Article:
Understanding and responding to by fjzhangxiaoquan


									    Understanding and responding to familial and
    social disadvantages that affect behaviour

• Poverty                   Presented by:
• Poor Nutrition            Michelle Burton-Moyes
• Poor Hygiene              Sharon McRae
• Lack of Sleep             Deanna Richards
• Parental Addictions
• Parents’ Mental
• Negligence and Abuse
• Absent Parents
• Immigrant Parents
“the condition of a human being who is deprived of the resources, means,
choices and power necessary to acquire and maintain economic self-sufficiency
and participation in society” or “the condition of not having enough income to
meet basic needs for food, clothing, and shelter”
   Poverty Rates

Child Poverty Rates
Children Under 6 Years Living
in Poverty
Intervention for Students in

    Canadian School Boards Association
Impact of Poverty on Young
• Poverty is especially damaging for pre-school children.
• Manitoba’s pre-school poverty rate is above the rate in all Canada, at
  more than 17%
• The cost of this will be experienced in poor school performance,
  compromised development and poor health
• Poor children typically enter school a full year and a half
  behind their middle-class peers in language ability, studies
  show. So, millions of kids start their lives with an educational
  deficit. That’s why we have to get to them while they are still
  tots. (Grundel, Oliverira, & Geballe, 2003, p. 5)
Effect of Poverty on School
• Poverty is the leading risk factor and barrier to ensuring the five
  areas of development and growth that signal school readiness are
  • Physical well-being and development including good nutrition;
    immunizations; physical skills and gross motor abilities; and fine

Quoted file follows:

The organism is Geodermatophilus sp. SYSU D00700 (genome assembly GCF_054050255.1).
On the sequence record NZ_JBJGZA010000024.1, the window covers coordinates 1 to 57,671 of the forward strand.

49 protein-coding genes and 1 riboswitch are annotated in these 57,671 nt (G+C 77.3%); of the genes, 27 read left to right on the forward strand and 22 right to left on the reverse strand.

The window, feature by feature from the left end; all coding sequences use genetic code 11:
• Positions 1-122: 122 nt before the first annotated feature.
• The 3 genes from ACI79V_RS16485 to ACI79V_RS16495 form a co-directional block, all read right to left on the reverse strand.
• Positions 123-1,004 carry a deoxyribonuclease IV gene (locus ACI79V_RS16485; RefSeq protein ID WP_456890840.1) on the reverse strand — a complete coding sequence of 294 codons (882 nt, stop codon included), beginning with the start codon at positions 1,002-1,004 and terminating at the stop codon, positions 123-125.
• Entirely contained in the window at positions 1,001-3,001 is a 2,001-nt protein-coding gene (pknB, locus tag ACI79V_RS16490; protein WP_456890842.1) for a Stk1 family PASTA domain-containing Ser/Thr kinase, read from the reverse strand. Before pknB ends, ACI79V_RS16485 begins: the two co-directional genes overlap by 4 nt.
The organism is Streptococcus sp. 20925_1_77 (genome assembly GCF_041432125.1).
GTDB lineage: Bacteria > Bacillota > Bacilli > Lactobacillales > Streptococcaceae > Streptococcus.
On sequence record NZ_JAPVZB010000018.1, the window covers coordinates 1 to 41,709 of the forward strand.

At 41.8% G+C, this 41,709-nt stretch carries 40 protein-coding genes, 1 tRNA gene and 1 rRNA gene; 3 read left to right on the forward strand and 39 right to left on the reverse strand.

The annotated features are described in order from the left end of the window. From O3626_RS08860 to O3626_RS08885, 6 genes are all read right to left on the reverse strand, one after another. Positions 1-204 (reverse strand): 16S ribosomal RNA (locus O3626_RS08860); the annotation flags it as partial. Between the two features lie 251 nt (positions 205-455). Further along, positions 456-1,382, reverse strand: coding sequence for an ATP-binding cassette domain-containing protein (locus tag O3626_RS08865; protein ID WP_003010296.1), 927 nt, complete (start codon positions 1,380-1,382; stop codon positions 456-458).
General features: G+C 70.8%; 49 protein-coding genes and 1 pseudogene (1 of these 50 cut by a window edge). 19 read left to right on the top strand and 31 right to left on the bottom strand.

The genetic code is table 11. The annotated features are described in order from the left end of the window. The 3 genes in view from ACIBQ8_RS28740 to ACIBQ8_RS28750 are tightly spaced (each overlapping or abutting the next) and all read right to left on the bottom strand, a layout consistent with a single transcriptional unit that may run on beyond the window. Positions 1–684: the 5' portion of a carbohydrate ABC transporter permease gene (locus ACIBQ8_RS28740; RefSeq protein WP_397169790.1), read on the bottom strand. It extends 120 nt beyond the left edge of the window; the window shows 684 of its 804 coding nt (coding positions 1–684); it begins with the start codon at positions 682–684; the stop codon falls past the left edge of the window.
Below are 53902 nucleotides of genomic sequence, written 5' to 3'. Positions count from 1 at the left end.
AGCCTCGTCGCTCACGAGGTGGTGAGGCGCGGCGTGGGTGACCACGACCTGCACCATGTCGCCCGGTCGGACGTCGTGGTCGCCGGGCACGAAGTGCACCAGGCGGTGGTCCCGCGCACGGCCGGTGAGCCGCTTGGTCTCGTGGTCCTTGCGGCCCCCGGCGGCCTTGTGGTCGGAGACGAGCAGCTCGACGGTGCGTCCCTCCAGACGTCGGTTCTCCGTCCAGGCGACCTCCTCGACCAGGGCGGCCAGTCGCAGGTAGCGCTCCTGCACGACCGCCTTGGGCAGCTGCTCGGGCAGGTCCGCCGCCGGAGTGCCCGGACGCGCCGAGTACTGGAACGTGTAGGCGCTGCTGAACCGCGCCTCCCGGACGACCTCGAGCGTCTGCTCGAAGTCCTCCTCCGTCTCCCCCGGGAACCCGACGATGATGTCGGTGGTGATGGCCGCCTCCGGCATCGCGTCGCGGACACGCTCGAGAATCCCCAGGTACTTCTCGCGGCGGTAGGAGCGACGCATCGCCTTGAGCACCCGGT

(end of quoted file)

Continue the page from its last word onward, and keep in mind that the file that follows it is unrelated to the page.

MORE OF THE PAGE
motor skills
  • Social and emotional development: a sense of confidence that
    allows children to fully participate in a classroom, experience with
    turn taking, following directions, working alone and as a group
    member and the ability to form friendships
  • Supportive environments: provided by adults in a child’s life that
    foster learning and promote curiosity, creativity, motivation,
    independence, cooperation and persistence so children can meet
    new challenges
  • Cognition and knowledge including being familiar and comfortable
    with basic knowledge such as patterns, relationships, cause and
    effect and problem solving (Howard, 2009)
Poverty-Related At-Risk
Factors for Academic Failure
•   very young, single or low educational level parents;
•   unemployment;
•   abuse and neglect;
•   substance abuse;
•   dangerous neighborhoods;
•   homelessness;
•   mobility; and
•   exposure to inadequate or inappropriate educational
    experiences (Pellino, 2007).
Negative Effects of Poverty on
• Food deprivation that influences concentration and
• Inadequate child-care arrangements
• Difficult behaviour in students
• Low self-esteem
• Less motivation to learn
• Illiteracy and lower achievement in school
• Less participation in extra-curricular activities
• Interrupted school attendance
• Lower aspirations and expectations
• Lower university attendance
     (Canadian School Boards Association and Canadian Teachers’
Indicators of Academic and
Behavioural Problems
• Delay in language development
• Delay in reading development
• Aggression
• Violence
• Social withdrawal
• Substance abuse
• Irregular attendance
• Depression
• Inability to reach a student’s parent or guardian
• Student does not complete assignments, study for tests or
  does not come to school prepared to learn
• Unable to concentrate or focus
Teacher Role for Children
Coming from Poverty
• Building Positive Relationships with Students and Their Families--
  Caring and Support: schools are often a refuge for many
  children and provide a protective shield for students in their